Back to School: A Retrospection
"A diller a dollar a ten o'clock scholar what makes you come so late," says a famous Mother Goose nursery rhyme about a lad who was an example of being a model student but later on he became just the opposite. He started coming late to his class and made all excuses he could think of for his absences. Was this lad facing the same misfortunes and predicaments as students here during these times?
As a parent, sometime I hate to prepare my college student to attend school as I never know what might be the cost at the end of the school year other than the normal tuition, school supplies, and books needed to let her get by with.
Of course, let's not forget the daily baon (allowances) and the exact change for her ride to school since the tricycle drivers tell her religiously every morning that they do not have enough change to give back to student passengers.
Then we have a sinking fund which, when paid, was never used the last time we paid for it. I will never forget I had written about it already. Does everybody remember the "Blue Christmas", the one when the principal lost his cool and kicked in the students Christmas tree and tore down their directions while in a rage, shouting at the students that the Christmas party be cancelled because of a few out of line students. ("Bahhumbug" I thought was said only by that of the Grinch!)
How can my student concentrate when the teacher classroom loads are way over the normal capacity which should really be 27-30 student teacher loads but no instead it is a 50 plus student maximum overload.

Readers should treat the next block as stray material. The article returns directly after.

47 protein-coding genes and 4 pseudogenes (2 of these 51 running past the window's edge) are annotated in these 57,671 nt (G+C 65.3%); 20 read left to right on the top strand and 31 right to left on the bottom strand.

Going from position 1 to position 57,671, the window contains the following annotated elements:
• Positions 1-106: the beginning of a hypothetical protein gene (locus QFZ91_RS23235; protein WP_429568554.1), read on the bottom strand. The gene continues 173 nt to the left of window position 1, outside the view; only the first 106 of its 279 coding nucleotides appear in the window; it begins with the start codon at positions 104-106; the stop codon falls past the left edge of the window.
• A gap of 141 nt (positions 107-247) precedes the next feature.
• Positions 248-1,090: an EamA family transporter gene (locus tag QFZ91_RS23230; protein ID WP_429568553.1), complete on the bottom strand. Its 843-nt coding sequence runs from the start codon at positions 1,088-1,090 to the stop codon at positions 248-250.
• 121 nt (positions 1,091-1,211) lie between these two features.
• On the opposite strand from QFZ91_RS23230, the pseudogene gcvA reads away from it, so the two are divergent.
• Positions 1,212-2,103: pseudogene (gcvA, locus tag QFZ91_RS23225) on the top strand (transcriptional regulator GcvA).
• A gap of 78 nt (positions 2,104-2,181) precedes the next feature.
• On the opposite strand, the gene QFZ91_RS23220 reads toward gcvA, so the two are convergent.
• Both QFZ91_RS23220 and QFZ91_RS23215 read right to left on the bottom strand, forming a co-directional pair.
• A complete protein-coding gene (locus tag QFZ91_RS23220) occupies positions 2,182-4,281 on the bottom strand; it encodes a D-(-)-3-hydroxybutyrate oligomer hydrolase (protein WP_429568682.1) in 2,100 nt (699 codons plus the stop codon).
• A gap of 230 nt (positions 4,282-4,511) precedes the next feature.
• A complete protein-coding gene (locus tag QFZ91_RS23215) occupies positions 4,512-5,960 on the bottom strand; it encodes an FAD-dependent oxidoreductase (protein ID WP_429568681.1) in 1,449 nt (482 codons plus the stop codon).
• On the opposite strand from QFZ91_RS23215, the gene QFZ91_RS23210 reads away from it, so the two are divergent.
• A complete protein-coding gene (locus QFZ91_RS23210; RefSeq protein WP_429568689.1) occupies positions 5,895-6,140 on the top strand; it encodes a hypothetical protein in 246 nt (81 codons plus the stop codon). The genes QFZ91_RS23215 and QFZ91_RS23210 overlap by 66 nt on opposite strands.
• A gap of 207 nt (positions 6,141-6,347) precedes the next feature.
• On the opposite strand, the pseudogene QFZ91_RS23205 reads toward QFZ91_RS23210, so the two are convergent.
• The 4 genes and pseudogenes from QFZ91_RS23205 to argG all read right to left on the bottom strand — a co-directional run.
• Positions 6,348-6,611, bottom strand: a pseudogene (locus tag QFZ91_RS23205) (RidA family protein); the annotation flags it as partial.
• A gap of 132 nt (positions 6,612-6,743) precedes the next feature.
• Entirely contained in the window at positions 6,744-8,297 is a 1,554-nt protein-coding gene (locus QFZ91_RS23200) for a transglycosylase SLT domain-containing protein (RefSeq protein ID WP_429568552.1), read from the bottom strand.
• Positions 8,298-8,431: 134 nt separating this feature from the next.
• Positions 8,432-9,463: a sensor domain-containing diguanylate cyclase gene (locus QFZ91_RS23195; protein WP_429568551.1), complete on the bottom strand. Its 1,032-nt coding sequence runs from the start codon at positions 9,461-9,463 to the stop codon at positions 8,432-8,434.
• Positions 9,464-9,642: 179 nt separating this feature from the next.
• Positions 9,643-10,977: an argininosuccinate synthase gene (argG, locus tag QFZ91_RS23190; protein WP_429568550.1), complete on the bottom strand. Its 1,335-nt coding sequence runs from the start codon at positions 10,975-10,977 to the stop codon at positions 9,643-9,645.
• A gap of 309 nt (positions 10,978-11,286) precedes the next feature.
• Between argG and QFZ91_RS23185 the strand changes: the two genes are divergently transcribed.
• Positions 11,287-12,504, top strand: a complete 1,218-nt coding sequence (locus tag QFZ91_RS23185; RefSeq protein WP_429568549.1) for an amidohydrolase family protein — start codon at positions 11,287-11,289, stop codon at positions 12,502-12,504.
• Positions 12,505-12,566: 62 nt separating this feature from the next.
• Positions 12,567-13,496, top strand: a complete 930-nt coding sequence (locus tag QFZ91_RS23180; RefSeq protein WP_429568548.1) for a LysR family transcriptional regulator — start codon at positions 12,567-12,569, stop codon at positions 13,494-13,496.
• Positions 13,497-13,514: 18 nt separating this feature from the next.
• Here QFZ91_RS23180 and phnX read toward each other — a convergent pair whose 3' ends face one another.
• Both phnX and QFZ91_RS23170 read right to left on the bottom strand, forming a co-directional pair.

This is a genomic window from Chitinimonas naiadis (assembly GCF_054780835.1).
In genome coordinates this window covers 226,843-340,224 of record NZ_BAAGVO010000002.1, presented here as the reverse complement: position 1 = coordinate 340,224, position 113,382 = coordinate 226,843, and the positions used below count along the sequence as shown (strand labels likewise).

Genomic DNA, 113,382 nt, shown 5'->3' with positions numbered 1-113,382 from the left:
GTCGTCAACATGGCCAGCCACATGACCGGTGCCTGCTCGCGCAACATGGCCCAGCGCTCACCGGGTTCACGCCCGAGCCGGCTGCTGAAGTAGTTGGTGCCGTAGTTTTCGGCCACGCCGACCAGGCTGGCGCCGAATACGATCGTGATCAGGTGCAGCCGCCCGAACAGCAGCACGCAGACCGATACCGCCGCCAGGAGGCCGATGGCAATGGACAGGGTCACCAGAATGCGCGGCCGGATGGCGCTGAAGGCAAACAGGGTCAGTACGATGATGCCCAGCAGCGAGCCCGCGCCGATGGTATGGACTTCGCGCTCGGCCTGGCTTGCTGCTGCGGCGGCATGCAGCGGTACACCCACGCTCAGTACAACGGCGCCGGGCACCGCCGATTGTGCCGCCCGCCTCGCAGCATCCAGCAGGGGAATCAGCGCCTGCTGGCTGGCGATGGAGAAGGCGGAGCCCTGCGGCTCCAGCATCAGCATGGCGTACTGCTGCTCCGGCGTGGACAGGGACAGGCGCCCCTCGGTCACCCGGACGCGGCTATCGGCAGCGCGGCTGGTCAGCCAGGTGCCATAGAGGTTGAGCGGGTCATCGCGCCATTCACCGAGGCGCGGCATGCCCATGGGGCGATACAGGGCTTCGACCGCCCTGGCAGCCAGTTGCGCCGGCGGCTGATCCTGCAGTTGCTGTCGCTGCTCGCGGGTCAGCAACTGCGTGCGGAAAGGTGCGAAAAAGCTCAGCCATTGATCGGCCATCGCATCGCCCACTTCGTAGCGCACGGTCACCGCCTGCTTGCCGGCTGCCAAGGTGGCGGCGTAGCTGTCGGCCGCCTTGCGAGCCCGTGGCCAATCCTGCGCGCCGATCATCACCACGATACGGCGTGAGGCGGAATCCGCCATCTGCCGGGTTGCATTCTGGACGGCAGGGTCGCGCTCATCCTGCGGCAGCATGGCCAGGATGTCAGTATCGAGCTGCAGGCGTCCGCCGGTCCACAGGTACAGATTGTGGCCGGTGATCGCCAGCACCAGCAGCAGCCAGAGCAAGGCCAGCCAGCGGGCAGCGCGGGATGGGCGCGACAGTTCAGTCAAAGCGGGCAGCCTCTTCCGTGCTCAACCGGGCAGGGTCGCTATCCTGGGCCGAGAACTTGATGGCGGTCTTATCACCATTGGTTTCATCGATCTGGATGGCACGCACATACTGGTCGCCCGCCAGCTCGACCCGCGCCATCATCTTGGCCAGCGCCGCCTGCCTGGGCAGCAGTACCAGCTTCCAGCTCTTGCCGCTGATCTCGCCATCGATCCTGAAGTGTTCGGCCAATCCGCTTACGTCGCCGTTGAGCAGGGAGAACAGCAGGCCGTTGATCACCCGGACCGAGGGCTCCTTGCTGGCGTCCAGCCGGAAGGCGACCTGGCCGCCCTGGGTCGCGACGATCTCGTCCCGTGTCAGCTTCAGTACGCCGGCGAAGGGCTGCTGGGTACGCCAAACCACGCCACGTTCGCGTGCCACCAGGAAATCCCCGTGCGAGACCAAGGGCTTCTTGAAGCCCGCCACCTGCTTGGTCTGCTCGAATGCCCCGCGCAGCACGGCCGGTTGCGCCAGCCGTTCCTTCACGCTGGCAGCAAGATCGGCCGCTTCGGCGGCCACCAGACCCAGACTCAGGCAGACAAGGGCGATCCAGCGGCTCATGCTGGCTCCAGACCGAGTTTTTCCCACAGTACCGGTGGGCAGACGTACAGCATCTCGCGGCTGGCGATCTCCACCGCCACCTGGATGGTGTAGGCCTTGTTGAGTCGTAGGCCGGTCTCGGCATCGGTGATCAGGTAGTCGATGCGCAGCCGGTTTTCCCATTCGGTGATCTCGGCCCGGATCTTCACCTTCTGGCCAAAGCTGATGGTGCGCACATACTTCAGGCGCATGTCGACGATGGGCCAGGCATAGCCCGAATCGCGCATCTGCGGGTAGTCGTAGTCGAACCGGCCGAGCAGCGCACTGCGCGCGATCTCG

Teachers, I observe that many families here are struggling on a day to day basis and then you dump some expensive project on the student that takes up a good portion of the family's income to survive or get by with. Could you teachers ease back on the number of projects or even cut the cost of a project in half during these times of crisis and economic adjustments?
I also sympathize for teachers who are handling big classes and I am sure the pharmacies become busier during the school year when teachers line up for headache medicines.
I would like to call for the abolition of school uniforms. Students should have their choice of wear but guided by some dress code policies. This only helps a student to be able to better identify himself and gives him independence in what his choices are.
Frankly speaking I do not see girls making a choice of wearing a skimpy cut short skirt on a normal day of school. A school needs to adjust to the world budget crisis and allows the student needs and feelings and the teachers along with the counselors should give way to the students at home type situations as well. Students are real people too. Allow them a healthy voice and allow them a good choice.
Remember a parent overrules any school's decisions on their children, and that should not be held against the student for obeying his parents. The schools need to teach respect by showing it first, to begin with. Good luck to all students heading back to school.